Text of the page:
Religious Education in Pakistan

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Emerging out of the middle ages, the Islamic educational institutions called madrassas (also referred to as Madaris-e-Deeniya or Deeni Asnad) are effectively seminaries which may provide some mix of primary, secondary and tertiary education. These kinds of schools have seen tremendous growth in number over the past century. In 2020, there were roughly 22,000 registered madrassas, awarding credentials to more than two million children. With such a population of students, understanding the ways in which this system is structured and regulated (only state regulated in the 21st century) is crucial as education continues to internationalize and Pakistan increases its share of the international education market. 

 

As there are a number of unauthorized madrassas, it is important to be aware of the recognized institutions responsible for overseeing and awarding credentials in the Deeni Asnad system. Only five boards and five individual schools can award credentials. These are regulated by the state following the establishment of the Pakistan Madrasah Education Board (PMEB) under Ordinance No.XL of 2001. This Board is empowered to register Deeni Madaris and to prescribe conditions for their operation. 

 

The names of the five schools are as follows: 

  • Jamia Islamia Minhaj-ul-Quran, 366 Model Town, Lahore. 

  • Jamia Taleemat-e-Islamia, Sargodha Road, Faisalabad. 

  • Jamia AshrafiaFeroz Pura Road, Lahore. 

  • Darul Uloom Mohammadia Ghousia Bhera Distt. Sargodha. 

  • Darual Uloom, Korangi Greek, Karachi. 

 

The names of the five waqfs/wafaq (Ittehad Tanzimat Madaris-e-Deeniya) 

  • Wafaq-ul-Madaris Al-Arabia, Markazi Office Gordon Town, Sher Shah Road, Multan.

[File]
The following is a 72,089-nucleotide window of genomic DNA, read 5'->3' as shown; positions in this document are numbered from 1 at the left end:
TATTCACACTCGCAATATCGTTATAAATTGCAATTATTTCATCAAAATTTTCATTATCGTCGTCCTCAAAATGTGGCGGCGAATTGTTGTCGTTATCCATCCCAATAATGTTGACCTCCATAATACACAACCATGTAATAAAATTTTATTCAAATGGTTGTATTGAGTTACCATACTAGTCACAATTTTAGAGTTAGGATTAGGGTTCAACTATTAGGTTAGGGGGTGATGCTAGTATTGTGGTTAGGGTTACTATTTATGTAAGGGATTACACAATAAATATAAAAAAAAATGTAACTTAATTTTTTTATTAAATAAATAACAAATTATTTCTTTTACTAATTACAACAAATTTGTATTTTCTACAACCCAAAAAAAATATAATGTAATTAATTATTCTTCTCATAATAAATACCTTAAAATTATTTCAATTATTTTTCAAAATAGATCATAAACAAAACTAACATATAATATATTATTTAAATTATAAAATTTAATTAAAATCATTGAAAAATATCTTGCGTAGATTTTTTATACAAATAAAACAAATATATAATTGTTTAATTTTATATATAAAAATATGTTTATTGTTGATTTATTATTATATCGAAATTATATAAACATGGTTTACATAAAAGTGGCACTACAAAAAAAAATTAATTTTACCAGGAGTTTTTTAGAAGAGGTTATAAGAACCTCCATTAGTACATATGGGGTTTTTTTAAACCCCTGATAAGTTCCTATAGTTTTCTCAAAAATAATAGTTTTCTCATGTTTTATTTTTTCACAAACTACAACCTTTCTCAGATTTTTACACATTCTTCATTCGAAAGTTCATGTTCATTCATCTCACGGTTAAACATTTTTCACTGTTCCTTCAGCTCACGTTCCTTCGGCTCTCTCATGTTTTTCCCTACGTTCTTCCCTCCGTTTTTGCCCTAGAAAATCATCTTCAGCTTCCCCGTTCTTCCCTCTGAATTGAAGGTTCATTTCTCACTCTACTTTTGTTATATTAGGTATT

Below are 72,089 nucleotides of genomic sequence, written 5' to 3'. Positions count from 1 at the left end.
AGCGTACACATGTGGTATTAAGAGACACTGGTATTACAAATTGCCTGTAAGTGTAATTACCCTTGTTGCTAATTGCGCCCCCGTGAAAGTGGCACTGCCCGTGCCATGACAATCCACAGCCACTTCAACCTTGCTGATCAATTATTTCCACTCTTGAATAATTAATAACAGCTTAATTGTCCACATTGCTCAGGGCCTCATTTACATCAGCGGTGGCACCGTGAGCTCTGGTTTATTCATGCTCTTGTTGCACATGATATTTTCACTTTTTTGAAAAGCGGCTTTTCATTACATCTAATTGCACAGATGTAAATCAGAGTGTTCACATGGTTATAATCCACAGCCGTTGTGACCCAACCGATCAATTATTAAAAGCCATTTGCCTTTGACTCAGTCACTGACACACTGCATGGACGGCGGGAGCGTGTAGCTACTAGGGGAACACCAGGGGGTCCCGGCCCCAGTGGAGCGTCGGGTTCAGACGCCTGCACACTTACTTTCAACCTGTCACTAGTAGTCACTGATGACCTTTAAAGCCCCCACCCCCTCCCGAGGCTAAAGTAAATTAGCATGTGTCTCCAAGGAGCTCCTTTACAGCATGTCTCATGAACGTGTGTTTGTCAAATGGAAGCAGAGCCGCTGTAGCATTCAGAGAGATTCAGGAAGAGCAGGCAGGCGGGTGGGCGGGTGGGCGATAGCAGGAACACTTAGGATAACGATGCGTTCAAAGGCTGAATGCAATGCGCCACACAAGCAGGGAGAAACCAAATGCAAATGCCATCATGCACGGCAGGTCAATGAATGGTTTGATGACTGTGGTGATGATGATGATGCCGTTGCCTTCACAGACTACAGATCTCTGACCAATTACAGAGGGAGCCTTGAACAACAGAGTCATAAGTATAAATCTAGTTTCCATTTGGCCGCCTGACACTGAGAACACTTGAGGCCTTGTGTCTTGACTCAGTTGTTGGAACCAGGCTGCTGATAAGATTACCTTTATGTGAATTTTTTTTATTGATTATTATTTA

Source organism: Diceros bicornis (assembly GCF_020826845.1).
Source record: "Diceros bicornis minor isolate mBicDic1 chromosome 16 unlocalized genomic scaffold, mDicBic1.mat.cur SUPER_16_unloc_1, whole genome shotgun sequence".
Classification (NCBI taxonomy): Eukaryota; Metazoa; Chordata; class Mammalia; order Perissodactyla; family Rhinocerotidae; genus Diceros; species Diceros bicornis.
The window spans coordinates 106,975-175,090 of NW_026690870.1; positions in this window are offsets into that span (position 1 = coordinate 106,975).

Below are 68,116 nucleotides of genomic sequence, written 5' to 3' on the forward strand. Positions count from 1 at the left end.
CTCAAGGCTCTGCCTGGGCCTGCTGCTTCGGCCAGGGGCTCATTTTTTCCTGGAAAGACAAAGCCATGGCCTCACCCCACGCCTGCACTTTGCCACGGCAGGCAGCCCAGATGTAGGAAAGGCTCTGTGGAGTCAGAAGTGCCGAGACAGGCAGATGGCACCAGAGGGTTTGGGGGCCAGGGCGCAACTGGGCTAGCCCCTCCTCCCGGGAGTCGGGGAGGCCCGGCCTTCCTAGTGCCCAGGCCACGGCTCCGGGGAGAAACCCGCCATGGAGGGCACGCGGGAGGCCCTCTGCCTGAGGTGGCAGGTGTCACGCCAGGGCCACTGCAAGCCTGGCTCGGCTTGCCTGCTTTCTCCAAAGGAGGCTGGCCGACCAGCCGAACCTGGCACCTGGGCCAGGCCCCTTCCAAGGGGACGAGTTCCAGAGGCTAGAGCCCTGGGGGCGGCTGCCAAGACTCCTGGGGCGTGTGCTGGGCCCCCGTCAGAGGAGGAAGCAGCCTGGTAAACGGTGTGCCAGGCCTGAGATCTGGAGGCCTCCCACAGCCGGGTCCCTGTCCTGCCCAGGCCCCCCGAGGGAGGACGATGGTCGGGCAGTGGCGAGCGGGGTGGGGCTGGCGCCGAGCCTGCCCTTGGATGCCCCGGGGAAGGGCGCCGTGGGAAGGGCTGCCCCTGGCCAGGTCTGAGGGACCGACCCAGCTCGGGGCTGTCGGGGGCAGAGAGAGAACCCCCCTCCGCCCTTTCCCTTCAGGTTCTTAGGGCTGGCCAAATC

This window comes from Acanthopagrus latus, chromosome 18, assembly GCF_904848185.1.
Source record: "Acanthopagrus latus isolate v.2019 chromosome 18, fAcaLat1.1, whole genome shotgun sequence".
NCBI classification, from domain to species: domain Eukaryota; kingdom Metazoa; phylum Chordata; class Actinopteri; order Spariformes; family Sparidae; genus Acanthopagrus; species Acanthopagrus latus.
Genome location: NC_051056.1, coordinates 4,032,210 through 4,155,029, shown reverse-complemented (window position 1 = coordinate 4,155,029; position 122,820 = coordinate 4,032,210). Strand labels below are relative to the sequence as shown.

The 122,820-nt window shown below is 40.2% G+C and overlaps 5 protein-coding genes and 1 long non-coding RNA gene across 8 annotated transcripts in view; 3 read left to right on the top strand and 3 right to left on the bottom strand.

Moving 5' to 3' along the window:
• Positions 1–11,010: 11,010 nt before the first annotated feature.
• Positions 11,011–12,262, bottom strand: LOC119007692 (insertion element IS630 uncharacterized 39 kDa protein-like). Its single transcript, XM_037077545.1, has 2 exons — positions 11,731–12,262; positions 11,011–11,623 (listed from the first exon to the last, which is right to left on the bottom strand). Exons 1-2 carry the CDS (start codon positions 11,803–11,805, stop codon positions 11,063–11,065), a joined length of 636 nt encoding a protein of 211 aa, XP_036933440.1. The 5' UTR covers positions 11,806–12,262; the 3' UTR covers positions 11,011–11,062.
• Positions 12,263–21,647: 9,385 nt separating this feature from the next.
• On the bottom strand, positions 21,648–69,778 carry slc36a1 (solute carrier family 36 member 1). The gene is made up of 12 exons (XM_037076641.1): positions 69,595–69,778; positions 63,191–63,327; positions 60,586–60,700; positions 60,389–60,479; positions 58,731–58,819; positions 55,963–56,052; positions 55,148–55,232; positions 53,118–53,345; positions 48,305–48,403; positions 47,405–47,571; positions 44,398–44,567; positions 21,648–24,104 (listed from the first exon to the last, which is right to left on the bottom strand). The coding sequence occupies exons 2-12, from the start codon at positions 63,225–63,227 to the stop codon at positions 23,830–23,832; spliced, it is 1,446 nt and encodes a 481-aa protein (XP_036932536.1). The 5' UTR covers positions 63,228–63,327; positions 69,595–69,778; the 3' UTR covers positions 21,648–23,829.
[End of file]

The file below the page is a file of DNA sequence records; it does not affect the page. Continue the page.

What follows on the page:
• Tanzeem-ul-Madaris Alhe Sunnat, Jamia NaeemiaGhari Shaho, Lahore. 

  • Wafaq-ul-Madaris Al-SalfiaHajiabad Post Code 38600, Faisaalabad. 

  • Wafaq-ul-Madaris Shia, Jamia-al-Muntazar, H. Block, Model Town, Lahore. 

  • Rabita-ul-Madaris Al Islamia, Mansoora Road, Lahore. 

 

The entire program in the madrassas systems takes place over the course of sixteen years.  

 

There are five benchmarks within the system:

  • Middle School Certificate: 8-years of study
  •  ShahadatulSanviaAama: 2-years of study
  •  ShahadatulSanviaKhasa: 2-years of study
  •  Shahadatul Alia: 2-years of study
  • Shahadatul Almiya: 2-years of study 

While the ShahadatulSanviaAama and the ShahadatulSanviaKhasa may be respectively equivalent to the completion of grade ten and the completion of grade twelve, in both cases, the credentials awarded by the madrassas are not considered equivalent unless accompanied by the national compulsory subject examinations are taken through the appropriate national or regional examination board. 


Likewise, the Shahadatul Alia and the Shahadatul Almiya are not considered equivalent to tertiary academic credentials of a similar length of study without additional qualifying elements. The Shahadatul Alia is not equivalent to a bachelor pass and the sixteen year credential (Shahadatul Almiya) only qualifies one for employment as a teacher in Arabic or Islamic studies. The Shahadatul Almiya may be considered equivalent to an academic credential for the purposes of employment only if they have qualified with “two additional elective subjects other than Arabic and Islamic studies” at the bachelor pass level. As this criteria must be completed at an institution recognized by the Higher Education Commission (HEC) of Pakistan, there will be necessary accompanying documentation from such an institution. 

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